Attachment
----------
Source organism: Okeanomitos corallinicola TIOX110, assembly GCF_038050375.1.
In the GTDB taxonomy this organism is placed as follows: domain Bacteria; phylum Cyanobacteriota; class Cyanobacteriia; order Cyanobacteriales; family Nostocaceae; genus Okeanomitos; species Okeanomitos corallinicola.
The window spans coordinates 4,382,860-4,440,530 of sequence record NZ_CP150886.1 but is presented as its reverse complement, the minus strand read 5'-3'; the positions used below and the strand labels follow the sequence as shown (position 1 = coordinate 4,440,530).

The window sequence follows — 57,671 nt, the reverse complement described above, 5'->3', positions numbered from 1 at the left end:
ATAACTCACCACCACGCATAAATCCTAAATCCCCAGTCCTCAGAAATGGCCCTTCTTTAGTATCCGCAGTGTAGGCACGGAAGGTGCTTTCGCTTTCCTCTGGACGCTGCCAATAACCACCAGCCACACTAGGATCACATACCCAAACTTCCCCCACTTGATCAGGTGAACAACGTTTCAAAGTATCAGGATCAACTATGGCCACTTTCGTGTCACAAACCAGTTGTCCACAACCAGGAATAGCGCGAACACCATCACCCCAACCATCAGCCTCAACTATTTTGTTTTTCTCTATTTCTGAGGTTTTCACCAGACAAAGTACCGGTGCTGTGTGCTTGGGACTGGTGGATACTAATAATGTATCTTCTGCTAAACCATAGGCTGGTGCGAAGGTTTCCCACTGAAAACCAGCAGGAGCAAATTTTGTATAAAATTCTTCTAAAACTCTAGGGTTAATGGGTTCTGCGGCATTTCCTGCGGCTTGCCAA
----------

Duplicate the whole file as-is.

Source organism: Okeanomitos corallinicola TIOX110, assembly GCF_038050375.1.
In the GTDB taxonomy this organism is placed as follows: domain Bacteria; phylum Cyanobacteriota; class Cyanobacteriia; order Cyanobacteriales; family Nostocaceae; genus Okeanomitos; species Okeanomitos corallinicola.
The window spans coordinates 4,382,860-4,440,530 of sequence record NZ_CP150886.1 but is presented as its reverse complement, the minus strand read 5'-3'; the positions used below and the strand labels follow the sequence as shown (position 1 = coordinate 4,440,530).

The window sequence follows — 57,671 nt, the reverse complement described above, 5'->3', positions numbered from 1 at the left end:
ATAACTCACCACCACGCATAAATCCTAAATCCCCAGTCCTCAGAAATGGCCCTTCTTTAGTATCCGCAGTGTAGGCACGGAAGGTGCTTTCGCTTTCCTCTGGACGCTGCCAATAACCACCAGCCACACTAGGATCACATACCCAAACTTCCCCCACTTGATCAGGTGAACAACGTTTCAAAGTATCAGGATCAACTATGGCCACTTTCGTGTCACAAACCAGTTGTCCACAACCAGGAATAGCGCGAACACCATCACCCCAACCATCAGCCTCAACTATTTTGTTTTTCTCTATTTCTGAGGTTTTCACCAGACAAAGTACCGGTGCTGTGTGCTTGGGACTGGTGGATACTAATAATGTATCTTCTGCTAAACCATAGGCTGGTGCGAAGGTTTCCCACTGAAAACCAGCAGGAGCAAATTTTGTATAAAATTCTTCTAAAACTCTAGGGTTAATGGGTTCTGCGGCATTTCCTGCGGCTTGCCAA